Thursday, September 29, 2022

Favorite Reads, Summer 2022

 August was the month I set aside for reading PI novels as a way to familiarize myself with the genre in an effort to jump start my work in progress. It was time well spent, as the length of this season’s favorites column shows.


The Ice Harvest, Scott Phillips. The Beloved Spouse™ and I watch the movie every Christmas Eve, I read the book every few years, and the enjoyment derived never falters. Phillips hit the ground running with this first novel.


The Judgment of Deke Hunter, George V. Higgins. Maybe my least favorite of Higgins’s novels, but still damn good. The story is fascinating and he does his usual wonderful job of letting it unfold through oblique dialog, but some of the dialog is thicker than narrative in a Russian novel and so far off topic, and for so long, it strained my patience.


The Deadwood Bible: A Lie Agreed Upon, Matt Zoller Seitz, editor. Highly recommended for fans of Deadwood and David Milch. Much of the book is a mini-biography of Milch, followed by an oral history of the show and movie, and concluded with critical essays. A fascinating read and detailed study of an exceptional, and exceptionally flawed, man. I’ll admit, some points made in the essays are head scratchers. (No link available. The book was a Kickstarter project.)


The Maltese Falcon, Dashiell Hammett. Almost a hundred years old and still maybe the greatest—and most perfect—detective story ever written. You disagree? Bring it on.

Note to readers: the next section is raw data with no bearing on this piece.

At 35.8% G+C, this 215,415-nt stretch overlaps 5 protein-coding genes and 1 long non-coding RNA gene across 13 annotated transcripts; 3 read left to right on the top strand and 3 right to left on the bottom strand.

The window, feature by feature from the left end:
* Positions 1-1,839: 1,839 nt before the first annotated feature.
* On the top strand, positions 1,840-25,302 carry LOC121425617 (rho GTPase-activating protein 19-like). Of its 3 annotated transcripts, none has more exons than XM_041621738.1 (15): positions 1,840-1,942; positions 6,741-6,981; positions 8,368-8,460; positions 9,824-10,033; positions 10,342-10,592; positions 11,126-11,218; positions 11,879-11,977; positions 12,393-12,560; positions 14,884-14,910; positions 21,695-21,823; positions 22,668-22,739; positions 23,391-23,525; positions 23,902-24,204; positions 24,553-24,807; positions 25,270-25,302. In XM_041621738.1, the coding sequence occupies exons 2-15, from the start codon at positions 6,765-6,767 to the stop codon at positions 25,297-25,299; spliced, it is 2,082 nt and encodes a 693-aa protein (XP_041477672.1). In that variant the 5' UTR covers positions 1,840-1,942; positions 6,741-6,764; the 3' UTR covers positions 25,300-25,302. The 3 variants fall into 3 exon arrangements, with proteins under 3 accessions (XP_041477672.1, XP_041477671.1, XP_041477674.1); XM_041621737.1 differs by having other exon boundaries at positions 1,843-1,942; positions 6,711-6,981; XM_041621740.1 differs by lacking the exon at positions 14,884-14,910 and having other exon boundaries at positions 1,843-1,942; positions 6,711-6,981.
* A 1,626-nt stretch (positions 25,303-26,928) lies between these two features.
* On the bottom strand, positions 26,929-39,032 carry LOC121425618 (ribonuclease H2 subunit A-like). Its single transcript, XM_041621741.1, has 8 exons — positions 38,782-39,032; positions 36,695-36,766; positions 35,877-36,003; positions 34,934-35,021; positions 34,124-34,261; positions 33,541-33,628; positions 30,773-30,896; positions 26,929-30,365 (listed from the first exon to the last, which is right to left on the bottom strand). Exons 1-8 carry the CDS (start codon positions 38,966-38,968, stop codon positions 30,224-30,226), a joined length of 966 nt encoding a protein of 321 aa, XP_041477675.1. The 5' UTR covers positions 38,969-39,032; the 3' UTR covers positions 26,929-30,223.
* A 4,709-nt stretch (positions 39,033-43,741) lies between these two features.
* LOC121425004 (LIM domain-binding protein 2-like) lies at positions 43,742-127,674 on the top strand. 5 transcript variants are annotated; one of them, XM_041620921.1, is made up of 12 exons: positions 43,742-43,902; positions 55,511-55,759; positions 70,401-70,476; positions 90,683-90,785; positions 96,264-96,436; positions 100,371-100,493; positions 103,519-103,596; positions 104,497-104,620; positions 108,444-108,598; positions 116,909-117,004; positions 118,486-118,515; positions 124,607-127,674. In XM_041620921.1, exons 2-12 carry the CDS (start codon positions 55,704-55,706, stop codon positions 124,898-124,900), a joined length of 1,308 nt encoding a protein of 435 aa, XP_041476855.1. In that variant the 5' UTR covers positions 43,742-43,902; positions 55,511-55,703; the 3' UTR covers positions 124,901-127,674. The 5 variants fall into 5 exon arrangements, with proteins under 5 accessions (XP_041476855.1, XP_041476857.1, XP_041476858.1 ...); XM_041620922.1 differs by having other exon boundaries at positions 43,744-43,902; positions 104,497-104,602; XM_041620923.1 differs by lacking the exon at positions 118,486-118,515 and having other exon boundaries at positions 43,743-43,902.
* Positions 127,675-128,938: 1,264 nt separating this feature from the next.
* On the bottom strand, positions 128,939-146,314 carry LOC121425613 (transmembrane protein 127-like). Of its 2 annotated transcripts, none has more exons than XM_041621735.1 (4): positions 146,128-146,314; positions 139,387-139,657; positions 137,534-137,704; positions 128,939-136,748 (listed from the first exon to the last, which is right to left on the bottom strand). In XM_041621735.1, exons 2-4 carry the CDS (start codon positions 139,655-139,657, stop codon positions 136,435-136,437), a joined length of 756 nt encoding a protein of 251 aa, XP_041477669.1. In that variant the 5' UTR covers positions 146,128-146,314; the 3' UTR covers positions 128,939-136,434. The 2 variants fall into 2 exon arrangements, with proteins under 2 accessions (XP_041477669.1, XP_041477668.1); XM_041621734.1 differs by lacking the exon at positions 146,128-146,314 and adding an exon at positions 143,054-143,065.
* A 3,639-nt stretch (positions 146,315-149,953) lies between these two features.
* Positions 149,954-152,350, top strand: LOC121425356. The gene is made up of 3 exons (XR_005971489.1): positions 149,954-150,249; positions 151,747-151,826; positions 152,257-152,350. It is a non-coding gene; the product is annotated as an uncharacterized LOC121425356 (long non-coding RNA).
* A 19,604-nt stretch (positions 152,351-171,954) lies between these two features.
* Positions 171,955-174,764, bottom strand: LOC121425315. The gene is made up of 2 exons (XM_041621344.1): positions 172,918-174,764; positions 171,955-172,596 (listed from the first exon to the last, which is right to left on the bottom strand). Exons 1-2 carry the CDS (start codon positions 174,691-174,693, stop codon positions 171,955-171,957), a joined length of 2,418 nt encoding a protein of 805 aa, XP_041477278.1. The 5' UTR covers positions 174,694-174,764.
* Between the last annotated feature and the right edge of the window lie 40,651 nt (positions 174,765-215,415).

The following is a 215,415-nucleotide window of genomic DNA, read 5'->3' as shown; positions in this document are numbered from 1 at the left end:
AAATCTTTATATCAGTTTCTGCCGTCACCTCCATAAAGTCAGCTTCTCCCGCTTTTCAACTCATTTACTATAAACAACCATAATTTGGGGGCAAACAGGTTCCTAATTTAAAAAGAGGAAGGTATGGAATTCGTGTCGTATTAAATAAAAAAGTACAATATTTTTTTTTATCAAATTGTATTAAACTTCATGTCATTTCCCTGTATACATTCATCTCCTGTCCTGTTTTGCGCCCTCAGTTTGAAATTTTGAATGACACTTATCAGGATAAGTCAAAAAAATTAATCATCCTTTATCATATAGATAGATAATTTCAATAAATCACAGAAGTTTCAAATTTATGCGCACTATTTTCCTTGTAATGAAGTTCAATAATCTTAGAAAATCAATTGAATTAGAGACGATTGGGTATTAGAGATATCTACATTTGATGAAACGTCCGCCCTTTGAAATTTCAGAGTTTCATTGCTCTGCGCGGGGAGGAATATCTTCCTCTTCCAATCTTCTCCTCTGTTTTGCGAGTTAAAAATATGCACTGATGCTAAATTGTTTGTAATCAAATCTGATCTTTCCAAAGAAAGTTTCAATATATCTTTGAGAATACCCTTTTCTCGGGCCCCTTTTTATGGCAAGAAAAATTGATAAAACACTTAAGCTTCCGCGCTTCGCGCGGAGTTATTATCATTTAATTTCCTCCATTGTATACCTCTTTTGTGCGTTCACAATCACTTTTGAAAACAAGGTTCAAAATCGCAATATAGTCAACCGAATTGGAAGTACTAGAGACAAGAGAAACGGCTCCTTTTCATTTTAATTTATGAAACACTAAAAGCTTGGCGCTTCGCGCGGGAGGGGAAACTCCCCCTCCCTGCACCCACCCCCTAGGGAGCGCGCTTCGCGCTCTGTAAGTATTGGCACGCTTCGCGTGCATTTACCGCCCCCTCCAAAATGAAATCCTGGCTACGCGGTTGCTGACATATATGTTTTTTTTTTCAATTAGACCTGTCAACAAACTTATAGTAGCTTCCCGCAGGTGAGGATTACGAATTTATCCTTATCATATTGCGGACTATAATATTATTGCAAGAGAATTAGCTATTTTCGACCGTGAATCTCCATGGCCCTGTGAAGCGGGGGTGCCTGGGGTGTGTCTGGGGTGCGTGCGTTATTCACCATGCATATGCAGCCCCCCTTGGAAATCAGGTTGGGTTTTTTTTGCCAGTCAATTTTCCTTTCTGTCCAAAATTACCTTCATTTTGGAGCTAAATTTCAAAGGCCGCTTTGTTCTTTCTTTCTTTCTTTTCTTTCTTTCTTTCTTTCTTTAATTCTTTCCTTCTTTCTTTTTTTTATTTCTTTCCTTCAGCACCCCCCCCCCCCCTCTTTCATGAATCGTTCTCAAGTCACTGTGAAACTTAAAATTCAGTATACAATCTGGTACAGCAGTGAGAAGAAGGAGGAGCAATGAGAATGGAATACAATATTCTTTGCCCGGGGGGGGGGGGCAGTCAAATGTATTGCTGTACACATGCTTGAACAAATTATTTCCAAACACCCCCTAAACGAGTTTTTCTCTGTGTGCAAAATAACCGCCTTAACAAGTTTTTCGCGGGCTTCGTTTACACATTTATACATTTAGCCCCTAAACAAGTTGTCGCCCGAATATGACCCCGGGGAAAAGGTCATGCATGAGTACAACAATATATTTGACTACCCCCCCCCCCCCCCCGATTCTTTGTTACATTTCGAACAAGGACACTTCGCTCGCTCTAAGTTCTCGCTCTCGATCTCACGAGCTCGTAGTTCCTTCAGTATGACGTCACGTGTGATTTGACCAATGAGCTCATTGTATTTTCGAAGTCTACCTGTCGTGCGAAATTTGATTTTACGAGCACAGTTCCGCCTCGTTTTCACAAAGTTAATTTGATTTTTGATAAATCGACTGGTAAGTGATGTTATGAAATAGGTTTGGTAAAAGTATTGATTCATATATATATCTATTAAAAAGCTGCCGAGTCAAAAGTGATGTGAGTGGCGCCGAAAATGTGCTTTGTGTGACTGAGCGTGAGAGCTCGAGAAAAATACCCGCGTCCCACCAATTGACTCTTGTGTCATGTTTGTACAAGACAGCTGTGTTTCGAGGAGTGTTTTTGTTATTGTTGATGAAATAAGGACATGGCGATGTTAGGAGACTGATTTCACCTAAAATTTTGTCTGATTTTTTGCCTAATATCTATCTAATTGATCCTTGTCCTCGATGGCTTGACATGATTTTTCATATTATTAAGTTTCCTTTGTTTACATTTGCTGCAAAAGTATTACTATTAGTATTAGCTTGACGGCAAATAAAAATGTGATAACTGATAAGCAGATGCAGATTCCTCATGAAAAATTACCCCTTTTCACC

All the Dead Voices, Declan Hughes. It had been a while since I read an Ed Loy novel, and I chose wisely with this one. Probably the best of the lot and exquisitely crafted to tie the late aughts back to the Troubles.


Gone Baby Gone, Dennis Lehane. The best of the Kenzie-Gennaro books, which says a lot. The film is an excellent adaptation.


Indigo Slam, Robert Crais. Crais is as good a storyteller as anyone in the genre, and this is one of the better stories. His plots are complex without being confusing, due in large part to the clarity of his writing. No one gives the reader a fairer chance to keep up without boring those more intimately involved.


Every City is Every Other City, John McFetridge. A re-reading of this year’s Shamus winner for best paperback original. I loved this book when I first read it, and may have liked it even more this time. McFetridge’s style and voice are perfect for part-time PI Gord Stewart, and the low-key romance between Gord and Ethel is as entertaining and rings as true as any you’ll read. The intermingled plots work well and sustain interest, but this is Gord’s story, and well worth the time.


Something Bad Wrong, Eryk Pruitt. I don’t often mention ARCs here, but this is worthy of exception. Pruitt weaves together different viewpoints and timelines into a cohesive whole that doesn’t raise the curtain for its reveals so much as it allows the fog to dissipate. Not just an outstanding book; an accomplishment. Look for this one next march. (Link is to pre-order.)


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